"Blessed are the meek who scratch in the dirt
For they shall inherit what's left of the earth
Blessed are the kings who've left their thrones
They are buried in this valley of dry bones
Blessed all of you with an empty heart
For you got nothing from which you cannot part
Blessed is the ego
It's all we got this hour
Blessed is the voice that speaks truth to power
Blessed is the sex worker who sold her body tonight
She used what she got
To save her children's life
Blessed are you, the deaf cannot hear a scream
Blessed are the stupid who can dream
Blessed are the tin canned cardboard slums
Blessed is the spirit that overcomes."
- From Wave Of Sorrow by U2
Bono’s version of the Beatitudes appear at the end of a song he first attempted to write in 1985 but didn’t get finished until the Joshua Tree 20th Anniversary Edition in 2007. It had its origins in Bono’s first visited to Ethiopia as a result of Bob Geldof's Live Aid and although it would be some fifteen years before he would put his shoulder to the plough of transformation on that continent, the interest and consequent sorrow began during this first visit when he and his wife spent 6 weeks working at an orphanage with World Vision.
Wave of Sorrow is a fascinating and heart wrenching song in which Bono takes Scripture and uses it to resource an almost journal entry of his own experience. Bono, a man who is obsessed with the Scriptures, draws on the story of the Queen of Sheba from 1 Kings 10 and 2 Chronicles 9. He finds it hard to relate the barren wasteland of modern day famine ravaged Ethiopia with the one out of which the Queen of Sheba brings King Solomon rich spices, gold and precious stones.
He then engages Solomon and the Psalm writing King David in a question; "What lyric would you sing?" It seems to be the question that Bono is asking himself as he attempts to make lyric the experience that he and Ali are going through as mothers walk their babies as far as they have to to leave them down dead or in hope of last chance help. Waves of Sorrow is an attempt to put reality to lyric. It breeds more questions than answers; questions of abandonment, the questions of possibilities and questions of one's own involvement.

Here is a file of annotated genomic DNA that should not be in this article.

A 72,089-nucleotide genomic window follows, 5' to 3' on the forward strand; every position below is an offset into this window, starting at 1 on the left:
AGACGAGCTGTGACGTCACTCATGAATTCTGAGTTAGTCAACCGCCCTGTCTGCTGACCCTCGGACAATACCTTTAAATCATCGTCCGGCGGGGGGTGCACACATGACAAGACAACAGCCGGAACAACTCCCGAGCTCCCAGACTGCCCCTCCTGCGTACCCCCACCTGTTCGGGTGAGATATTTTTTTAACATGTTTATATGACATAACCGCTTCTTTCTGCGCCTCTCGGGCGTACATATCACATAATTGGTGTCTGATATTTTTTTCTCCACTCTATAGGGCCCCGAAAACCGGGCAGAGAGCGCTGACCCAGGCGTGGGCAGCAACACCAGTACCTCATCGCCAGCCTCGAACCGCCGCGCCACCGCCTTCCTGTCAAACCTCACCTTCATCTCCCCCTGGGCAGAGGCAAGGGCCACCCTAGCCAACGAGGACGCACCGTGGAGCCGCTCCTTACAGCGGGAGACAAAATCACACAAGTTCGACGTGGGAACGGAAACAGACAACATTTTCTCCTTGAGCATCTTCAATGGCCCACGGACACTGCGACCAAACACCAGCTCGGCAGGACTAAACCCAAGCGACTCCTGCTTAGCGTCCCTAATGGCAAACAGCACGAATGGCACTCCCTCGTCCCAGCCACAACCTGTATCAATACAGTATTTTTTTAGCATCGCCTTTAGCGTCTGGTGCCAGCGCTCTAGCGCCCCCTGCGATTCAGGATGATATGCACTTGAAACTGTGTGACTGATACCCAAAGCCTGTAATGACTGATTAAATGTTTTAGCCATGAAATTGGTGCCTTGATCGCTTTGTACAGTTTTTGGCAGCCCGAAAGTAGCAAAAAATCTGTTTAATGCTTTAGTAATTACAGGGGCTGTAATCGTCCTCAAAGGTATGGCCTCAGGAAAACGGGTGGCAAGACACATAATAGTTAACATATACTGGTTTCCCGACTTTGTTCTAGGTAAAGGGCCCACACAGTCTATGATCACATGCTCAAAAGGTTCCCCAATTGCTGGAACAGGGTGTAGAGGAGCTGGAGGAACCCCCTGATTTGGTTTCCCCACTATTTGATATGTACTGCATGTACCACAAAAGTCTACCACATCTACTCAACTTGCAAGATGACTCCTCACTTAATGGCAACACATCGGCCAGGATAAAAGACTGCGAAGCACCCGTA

Though the questions are left to ponder, Bono concludes the song by juxtaposing existing reality with the hope and belief of a greater one. The lyric he attempts to write finds its foundation in Jesus Beatitudes, the wise poetic beginning to thye Sermon on The Mount found in the New Testament Scripture of Matthews 5. In his own version of the Beatitudes.
In a somewhat ironic fashion, Bono has made certain to not exclude himself from the mix: "Blessed is the ego/It's all we got this hour" - as only a self proclaimed egomaniac could. The “Blessed is the sex worker” line will no doubt cause controversial reaction. That sense of shock evokes surely the same outrageous shock that the religious people of Jesus day would have had to those original Beatitudes. Perhaps the line is about a particular person that Bono and Ali met and were disturbed and impressed by in a shocking way for them. In the end, as in Jesus version, there is a resolution for the marginalised, forgotten and outcast. It is Bono’s hope in this most appallingly disconcerting experience of his life.